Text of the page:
Qadian-Ahmadi: Is there any particular writing of Hazrat Mirza where he speaks of the divine khilafat being applicaable to the Mujaddids?
Lahore-Ahmadi: Yes, this has been fully explained by Hazrat Mirza Ghulam Ahmad in his book, Shahadat-ul-Quran: https://ahmadiyya.org/books/testi-hq/tstimony.htm
Please read through it so we may discuss this book during our next chat.
As you do, keep in mind the following extracts:
"As our Master and Apostle, may peace and the blessings of God be upon him, is the last of the prophets [khatam al-anbiya’], and after him there cannot come any prophet, for this reason saints have been substituted for prophets in this religious system.”
“…the perfect and complete likeness between the khilafat to the Holy Prophet Muhammad and the successorship to Moses renders imperative the coming of the Promised Messiah, as is understood from the following verse: ‘God has promised to those of you who believe and do good that He will surely make them successors [khalifas] in the earth as He made those before them to be successors’ (24:55). This clearly conveys that a mujaddid must come bearing the name of the Messiah in the fourteenth century (Hijra), ... among the Muslim people too, in their last days which are close to the Day of Judgment, there must come a khalifa like Jesus”.
“…the critic does not understand that mujaddids and spiritual khalifas are needed by the Muslim people in the same way as were the prophets required from ancient times.”
Qadian-Ahmadi: I see now that Hazrat Mirza Ghulam Ahmad Claimed to be a Spiritual Khalifa and Mujaddid (with title of Messiah) in the Khilafat of Holy Prophet Muhammad.
Lahore-Ahmadi: Precisely. Do you also see that Divine khilafat according to Hazrat Mirza Ghulam Ahmad is everlasting so the notion that were was a lapse in khilafat for 1400 years as advanced by the Qadian community simply cannot be true?
Qadian-Ahmadi: Do you happen to have those extracts handy?
Lahore-Ahmadi: Yes, you may refer to Chapter 2: Promised Messiah in the Quran, Part (d): Summary of Argument. https://ahmadiyya.org/books/testi-hq/ch2d.htm Take note of the following extracts:
“Given that God had explained by use of an analogy that He would raise khalifas among the Muslim people in the same manner as He raised successors after Moses, one should see what course did God follow after the death of Moses: did He send successors for only thirty years, or did He extend this series for fourteen hundred years?”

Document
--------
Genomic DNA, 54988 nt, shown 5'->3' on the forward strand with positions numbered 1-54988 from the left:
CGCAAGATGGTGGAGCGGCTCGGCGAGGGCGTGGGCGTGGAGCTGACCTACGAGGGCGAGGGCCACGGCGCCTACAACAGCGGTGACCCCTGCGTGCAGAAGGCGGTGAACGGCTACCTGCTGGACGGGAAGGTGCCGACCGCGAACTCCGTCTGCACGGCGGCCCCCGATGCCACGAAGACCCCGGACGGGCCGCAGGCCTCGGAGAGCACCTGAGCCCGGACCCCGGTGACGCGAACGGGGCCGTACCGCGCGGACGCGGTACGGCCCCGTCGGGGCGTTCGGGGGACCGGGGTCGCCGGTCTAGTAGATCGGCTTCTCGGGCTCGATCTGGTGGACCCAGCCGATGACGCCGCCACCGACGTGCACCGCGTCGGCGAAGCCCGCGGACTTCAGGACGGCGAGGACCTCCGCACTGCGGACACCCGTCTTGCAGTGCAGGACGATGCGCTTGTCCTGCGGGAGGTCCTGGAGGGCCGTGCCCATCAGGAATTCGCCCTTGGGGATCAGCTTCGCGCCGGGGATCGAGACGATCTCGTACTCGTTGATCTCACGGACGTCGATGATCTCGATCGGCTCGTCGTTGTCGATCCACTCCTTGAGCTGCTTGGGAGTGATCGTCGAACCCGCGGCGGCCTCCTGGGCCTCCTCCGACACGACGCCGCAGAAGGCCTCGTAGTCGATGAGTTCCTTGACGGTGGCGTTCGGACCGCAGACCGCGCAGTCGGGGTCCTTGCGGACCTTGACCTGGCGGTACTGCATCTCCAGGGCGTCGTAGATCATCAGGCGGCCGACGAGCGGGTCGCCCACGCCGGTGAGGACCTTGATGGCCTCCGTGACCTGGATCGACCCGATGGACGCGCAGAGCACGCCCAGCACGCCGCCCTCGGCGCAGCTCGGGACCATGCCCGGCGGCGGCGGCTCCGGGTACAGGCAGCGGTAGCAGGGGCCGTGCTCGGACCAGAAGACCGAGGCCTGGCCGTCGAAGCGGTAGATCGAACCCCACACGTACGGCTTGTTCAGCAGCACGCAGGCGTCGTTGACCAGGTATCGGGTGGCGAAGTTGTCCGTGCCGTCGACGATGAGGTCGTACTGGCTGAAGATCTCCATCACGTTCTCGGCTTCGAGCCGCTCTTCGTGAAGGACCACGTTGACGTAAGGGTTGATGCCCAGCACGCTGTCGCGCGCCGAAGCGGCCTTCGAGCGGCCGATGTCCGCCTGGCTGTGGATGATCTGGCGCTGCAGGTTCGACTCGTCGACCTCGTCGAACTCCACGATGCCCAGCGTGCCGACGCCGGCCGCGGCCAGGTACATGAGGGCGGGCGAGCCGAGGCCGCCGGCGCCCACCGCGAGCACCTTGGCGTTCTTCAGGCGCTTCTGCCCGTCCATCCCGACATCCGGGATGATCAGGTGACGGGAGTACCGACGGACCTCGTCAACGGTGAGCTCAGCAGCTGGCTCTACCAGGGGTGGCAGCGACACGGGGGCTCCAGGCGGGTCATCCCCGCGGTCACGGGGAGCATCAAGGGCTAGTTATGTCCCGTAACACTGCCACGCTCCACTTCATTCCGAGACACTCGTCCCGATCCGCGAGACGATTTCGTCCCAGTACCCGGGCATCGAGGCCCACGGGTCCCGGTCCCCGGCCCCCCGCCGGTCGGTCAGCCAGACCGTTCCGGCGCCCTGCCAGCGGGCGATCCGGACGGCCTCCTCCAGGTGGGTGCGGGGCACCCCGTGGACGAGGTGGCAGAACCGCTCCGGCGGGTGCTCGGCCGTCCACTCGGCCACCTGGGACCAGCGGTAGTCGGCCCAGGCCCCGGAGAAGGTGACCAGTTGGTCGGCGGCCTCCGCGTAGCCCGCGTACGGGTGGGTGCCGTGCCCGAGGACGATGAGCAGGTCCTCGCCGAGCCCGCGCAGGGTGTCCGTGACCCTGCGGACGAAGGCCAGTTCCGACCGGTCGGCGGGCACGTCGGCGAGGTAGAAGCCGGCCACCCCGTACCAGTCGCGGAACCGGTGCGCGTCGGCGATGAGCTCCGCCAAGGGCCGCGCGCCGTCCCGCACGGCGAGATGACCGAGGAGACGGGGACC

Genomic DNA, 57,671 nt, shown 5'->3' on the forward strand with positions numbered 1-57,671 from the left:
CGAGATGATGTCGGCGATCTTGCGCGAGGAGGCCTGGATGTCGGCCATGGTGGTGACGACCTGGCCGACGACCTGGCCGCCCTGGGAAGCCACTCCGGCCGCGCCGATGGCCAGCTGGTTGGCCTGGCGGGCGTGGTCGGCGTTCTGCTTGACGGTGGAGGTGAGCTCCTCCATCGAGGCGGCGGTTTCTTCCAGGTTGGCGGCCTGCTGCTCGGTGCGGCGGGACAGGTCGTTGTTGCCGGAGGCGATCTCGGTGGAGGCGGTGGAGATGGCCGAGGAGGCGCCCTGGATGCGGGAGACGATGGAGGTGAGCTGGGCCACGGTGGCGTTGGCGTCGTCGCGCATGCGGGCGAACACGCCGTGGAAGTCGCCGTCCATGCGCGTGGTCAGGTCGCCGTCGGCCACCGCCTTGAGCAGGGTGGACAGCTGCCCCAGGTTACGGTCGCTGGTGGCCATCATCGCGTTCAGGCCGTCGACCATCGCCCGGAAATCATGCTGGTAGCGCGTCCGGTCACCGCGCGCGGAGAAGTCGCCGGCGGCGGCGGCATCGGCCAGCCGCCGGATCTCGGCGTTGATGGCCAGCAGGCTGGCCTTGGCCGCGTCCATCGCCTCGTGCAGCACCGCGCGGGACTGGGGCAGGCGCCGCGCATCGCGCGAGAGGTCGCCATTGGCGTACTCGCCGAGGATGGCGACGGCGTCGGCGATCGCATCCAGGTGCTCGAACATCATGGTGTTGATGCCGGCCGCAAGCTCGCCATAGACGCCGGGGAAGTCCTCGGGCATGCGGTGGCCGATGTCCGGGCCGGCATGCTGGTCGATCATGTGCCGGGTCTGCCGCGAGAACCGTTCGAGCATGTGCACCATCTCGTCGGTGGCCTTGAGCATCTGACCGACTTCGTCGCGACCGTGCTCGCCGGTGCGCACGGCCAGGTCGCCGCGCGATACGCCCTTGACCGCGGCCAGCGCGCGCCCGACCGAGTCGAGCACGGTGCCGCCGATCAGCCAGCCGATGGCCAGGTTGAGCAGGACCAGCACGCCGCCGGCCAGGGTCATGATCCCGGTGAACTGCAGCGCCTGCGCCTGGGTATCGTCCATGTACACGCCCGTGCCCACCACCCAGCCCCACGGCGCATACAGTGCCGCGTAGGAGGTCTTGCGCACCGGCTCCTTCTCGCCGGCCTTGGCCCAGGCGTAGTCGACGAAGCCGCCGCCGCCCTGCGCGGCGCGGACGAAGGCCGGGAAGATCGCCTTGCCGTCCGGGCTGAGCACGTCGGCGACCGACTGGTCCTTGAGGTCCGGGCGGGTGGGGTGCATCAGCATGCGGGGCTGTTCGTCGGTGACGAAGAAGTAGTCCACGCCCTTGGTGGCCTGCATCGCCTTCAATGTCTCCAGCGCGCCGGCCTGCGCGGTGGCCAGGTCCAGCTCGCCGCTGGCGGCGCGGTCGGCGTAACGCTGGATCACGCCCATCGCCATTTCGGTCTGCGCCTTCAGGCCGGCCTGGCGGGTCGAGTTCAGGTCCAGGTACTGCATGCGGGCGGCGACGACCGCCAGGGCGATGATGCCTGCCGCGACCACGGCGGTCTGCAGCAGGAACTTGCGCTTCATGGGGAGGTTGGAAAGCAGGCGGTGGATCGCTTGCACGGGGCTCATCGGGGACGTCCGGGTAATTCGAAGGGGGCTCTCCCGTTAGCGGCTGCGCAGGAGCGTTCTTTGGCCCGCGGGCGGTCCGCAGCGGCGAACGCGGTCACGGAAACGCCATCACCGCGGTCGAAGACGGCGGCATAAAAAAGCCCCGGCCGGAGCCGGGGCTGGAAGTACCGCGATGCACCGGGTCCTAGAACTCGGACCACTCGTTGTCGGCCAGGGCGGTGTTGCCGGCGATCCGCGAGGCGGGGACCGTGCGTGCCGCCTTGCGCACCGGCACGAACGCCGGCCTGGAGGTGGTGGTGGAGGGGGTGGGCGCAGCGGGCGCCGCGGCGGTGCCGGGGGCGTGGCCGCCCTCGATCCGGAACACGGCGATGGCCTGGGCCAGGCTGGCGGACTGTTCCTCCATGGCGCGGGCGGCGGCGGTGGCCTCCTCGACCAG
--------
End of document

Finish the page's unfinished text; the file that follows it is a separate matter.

Qadian-Ahmad: So this means spiritual khalifas will continue to arise even after the Promised Messiah. I still don't understand something. Why can't the immediate successors (khalifas) of the Promised Messiah be part of that perpetual khilafat?
Lahore-Ahmadi: Brother, that is like asking if a divinely ordained khalifa (the Promised Messiah) can have a divinely ordained khilafat. Does that make sense to you when we have just established that the divinely ordained khalifas can only be khalifas of the Holy Prophet Muhammad?
That's like believing that after some of the divinely ordained successors of Moses died (whom in this case were prophets), their followers themselves created their own divinely ordained khilafat, even though new divinely ordained khalifas (prophets) would arise in the future. Can you imagine if the followers of every successor after Moses started perpetuating the belief that they should start having their own divinely ordained successorship?
Qadian-Ahmadi: But you're asking me to believe that the Promised Messiah's own family, meaning some of his closest blood relations, went astray. How could they have gone astray?
The Promised Messiah foretold:
There could be no greater warning or condemnation than this!
Qadian-Ahmadi: Please read this article regarding the quotation you have given.
The author of the article says the first part should be translated as: “And I do not say this [above] except after being informed by my Lord. And my tribe shall return once more to disorder, and they shall increase in foulness and adversity."
He also says this cannot possibly include the progeny of the Promised Messiah.
Lahore-Ahmadi: The beginning part says that his asheer (Arabic for nearest relations/kindred/relatives/clan) will return to fasad. (Arabic for depravity/wickedness/corruption, etc.). The Holy Quran uses this same word asheer a few times to refer to "relatives." So, even if the Arabic word asheer is to be translated as "tribe," then quite obviously it can still refer to one's family, relatives and/or extended family!
Yes, he had family relatives that refused to accept him and vilified him in his life time. The difference is, we now have those whom say they accept him but nevertheless vilify him by perpetuating false beliefs about him (namely that he claimed to be a real nabi and that his deniers were as a consequence deemed to be pakkay kafir). Not only that, in the name of khilafat countless misdeeds have been committed too horrible to even mention. So his relatives have indeed "once again returned to corruption" and "increased in falsehood and exaggeration." The argument that this prophecy automatically excludes the progeny of the Promised Messiah simply because they are somehow deemed to be inherently "righteous" is just absurd.